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Orinese election campaign to begin this week

Written by Yohana-Ileni Kirichati

O'POLIS -- On Thursday, the starting gun will fire for the Orinese election campaign. Campaigning for the world’s third-largest democratic exercise (after the GHET and SSI general elections) is held over six months across 19 provinces. The national election is often a colourful affair. And this year’s vote is set to be more unusual. Early polling shows that the neoliberal party PO&N is predicted to win big. And the increasingly nationalist Fronde Verdur, led by Nigela Merabiya, are also expected to make a return to the eastern provinces.

High employment rate among young graduates

Written by Tomasi Tebaki

O'POLIS -- It’s a good time to be a young Orinese graduate. New government figures show that the employment rate for the latest batch of spring graduates stands at 93 per cent, second only to the previous year’s record high of 94 per cent. As Orioni's population ages, the shortage of workers means that the quantity of jobs on offer now exceeds the number of graduates looking for work. Indeed, the tiny fall in employment this year has been put down to those who opted not to take a job in order to reapply for their first-choice companies. Employment for high-school graduates looks bright too – 97 per cent at the latest count, which is reminiscent of the economic boom of the bubble years. Estimates point to Orioni’s job surplus reaching 6.4 million by 2030. It is no wonder that Chairlady Chandra Pristo proposed the revision to the country’s labour laws only last week.

Government to ban export of plastic waste

Written by Ruperiti Gebere

ZUIDHAVEN -- Orioni may soon end its long-standing practice of shipping plastics that it can’t recycle to other countries. The policy shift, now being debated, could take effect in mid-2020, forcing O'polis to find a way to dispose of 1.4 billion kilograms of plastic rubbish that it has been shipping annually to countries in Europa. Orioni has been slow to change its ways and excessive packaging remains the norm. Weaning itself off single-use plastic straws, bags and umbrella sleeves won’t be easy, but it’s a hopeful sign that one of the Eurth’s biggest exporters of plastics waste could finally be cleaning up its act.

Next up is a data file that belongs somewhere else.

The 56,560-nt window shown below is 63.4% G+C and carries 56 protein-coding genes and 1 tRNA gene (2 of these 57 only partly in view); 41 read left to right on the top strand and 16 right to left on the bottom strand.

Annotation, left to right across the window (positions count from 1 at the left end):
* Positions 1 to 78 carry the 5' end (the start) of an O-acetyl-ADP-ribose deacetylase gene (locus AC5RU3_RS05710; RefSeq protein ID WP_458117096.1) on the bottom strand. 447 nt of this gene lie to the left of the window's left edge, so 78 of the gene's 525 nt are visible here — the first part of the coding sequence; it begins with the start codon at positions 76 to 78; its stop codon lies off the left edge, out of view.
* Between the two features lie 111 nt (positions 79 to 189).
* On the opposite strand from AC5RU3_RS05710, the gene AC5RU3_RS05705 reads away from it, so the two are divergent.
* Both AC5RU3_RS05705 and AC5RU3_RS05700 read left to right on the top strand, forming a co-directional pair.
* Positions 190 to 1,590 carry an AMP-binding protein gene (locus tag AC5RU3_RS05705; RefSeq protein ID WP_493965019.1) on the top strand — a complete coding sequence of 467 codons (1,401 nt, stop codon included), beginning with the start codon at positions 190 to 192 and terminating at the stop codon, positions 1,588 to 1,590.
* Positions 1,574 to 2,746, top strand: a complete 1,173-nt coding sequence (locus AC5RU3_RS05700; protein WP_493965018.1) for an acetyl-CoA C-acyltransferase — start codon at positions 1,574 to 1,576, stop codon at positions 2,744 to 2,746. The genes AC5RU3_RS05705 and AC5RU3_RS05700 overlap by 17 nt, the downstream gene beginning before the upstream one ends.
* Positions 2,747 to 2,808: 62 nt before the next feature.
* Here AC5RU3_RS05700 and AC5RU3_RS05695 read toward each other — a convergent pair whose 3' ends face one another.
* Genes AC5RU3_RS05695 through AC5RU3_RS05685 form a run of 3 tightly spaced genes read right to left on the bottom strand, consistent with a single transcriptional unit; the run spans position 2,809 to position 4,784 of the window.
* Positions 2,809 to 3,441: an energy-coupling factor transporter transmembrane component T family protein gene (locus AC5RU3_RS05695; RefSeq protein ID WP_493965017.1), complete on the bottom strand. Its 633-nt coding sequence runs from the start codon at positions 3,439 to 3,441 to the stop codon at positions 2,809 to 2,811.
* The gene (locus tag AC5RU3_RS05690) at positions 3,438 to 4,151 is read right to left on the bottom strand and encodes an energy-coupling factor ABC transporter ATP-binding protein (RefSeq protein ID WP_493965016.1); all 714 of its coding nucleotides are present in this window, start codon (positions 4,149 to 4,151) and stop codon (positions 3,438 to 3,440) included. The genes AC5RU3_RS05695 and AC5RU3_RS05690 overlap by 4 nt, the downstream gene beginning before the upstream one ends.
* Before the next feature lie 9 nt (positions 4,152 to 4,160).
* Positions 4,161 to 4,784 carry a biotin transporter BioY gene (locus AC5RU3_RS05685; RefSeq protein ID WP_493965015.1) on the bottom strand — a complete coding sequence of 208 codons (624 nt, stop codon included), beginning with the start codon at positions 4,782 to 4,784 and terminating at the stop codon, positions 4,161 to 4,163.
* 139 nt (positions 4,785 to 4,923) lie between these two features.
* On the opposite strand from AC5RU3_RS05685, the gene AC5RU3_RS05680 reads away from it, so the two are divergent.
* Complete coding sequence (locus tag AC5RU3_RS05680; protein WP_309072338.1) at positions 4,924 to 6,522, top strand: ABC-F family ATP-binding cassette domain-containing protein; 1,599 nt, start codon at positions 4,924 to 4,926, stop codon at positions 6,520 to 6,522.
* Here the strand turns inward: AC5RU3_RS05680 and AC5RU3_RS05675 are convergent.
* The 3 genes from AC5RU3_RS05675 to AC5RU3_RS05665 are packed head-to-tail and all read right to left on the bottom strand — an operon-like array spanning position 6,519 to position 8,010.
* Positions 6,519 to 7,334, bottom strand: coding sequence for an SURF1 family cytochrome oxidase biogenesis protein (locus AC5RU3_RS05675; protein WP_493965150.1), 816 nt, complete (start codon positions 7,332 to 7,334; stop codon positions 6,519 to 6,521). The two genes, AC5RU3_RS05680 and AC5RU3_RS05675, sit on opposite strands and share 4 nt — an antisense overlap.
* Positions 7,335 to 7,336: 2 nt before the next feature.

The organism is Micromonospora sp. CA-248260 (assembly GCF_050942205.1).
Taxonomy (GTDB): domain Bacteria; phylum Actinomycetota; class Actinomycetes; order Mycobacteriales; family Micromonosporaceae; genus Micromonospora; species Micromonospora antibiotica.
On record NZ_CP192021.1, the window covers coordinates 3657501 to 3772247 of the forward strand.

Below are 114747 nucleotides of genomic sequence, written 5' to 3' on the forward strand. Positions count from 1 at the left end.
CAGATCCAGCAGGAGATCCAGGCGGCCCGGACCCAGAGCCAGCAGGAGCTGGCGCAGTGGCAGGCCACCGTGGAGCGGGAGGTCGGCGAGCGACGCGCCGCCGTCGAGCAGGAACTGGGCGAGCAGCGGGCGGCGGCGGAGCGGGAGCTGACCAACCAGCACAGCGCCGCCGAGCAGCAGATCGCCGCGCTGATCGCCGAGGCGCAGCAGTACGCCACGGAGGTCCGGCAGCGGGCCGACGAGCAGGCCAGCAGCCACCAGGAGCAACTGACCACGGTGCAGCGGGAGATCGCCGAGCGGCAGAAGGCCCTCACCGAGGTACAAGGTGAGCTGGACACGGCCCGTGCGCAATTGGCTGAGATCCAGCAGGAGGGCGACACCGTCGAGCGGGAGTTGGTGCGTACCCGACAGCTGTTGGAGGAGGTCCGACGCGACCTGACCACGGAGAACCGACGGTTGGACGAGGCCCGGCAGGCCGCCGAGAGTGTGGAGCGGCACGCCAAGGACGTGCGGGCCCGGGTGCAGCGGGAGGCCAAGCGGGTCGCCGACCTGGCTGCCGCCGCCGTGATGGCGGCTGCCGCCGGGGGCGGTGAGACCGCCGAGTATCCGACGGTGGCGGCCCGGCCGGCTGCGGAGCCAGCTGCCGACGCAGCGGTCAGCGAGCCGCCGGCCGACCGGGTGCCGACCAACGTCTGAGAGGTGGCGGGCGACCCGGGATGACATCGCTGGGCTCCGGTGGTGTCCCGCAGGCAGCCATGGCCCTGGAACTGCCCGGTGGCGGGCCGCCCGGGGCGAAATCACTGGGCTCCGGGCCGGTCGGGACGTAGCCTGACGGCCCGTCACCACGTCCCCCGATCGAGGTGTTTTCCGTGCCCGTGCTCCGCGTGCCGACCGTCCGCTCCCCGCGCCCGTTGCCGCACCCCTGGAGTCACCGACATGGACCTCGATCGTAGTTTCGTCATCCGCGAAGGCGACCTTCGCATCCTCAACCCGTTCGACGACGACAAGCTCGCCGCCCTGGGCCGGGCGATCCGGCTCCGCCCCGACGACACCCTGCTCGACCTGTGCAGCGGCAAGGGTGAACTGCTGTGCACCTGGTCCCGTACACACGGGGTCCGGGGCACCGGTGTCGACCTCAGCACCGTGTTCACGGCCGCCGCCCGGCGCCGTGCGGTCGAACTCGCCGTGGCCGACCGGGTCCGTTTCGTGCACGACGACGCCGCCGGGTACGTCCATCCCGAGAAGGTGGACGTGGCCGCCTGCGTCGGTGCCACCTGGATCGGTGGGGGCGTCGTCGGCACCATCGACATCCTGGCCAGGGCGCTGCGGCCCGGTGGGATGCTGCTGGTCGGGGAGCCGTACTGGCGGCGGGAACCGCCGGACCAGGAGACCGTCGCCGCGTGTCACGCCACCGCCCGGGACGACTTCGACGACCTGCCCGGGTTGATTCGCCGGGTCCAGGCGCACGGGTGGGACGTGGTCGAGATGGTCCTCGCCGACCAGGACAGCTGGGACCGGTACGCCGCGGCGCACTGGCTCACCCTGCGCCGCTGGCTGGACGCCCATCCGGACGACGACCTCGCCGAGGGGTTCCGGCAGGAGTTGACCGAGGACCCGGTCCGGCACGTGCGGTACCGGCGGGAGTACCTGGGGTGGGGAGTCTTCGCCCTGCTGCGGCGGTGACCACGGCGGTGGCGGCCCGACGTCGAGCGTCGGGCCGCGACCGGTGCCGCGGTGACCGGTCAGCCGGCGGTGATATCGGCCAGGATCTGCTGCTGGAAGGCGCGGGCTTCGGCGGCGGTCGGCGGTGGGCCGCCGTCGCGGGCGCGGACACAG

Public transportation expanding in Gruis

Written by Yohana-Ileni Kirichati

GRUIS -- Gruis is undergoing something of a revival: its food is promoted as the best in Orioni, demand for commercial real estate is up, and its economy is doing well. No wonder, then, that city mayor Awidefale Rezovi intends to repair the roof while the sun’s shining. She has set her sights on reforming the city’s ageing public transport system. An order for 300 new buses was placed last year, and extensions are ongoing for its light rail and one of its subway lines. But that’s not all. A new proposal unveiled on Monday would see more metro trains added and a new express bus route built. Rezovi may be onto something: a failure to update Gruis' network now may well hinder its ascendancy in the years to come.

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Sunset Sea surveillance state

Written by Anidiriwi Weficho

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ASIMOV, Sunset Sea Islands -- One of the crucial stories in the last few decades has been the @Sunset Sea Islands's extraordinary surge to catch up with the rest of the world in manufacturing, technology and economic and cultural power. One of the stories of the last few years has been the erosion of privacy in the online era. On that front, SSI is pulling a distance ahead.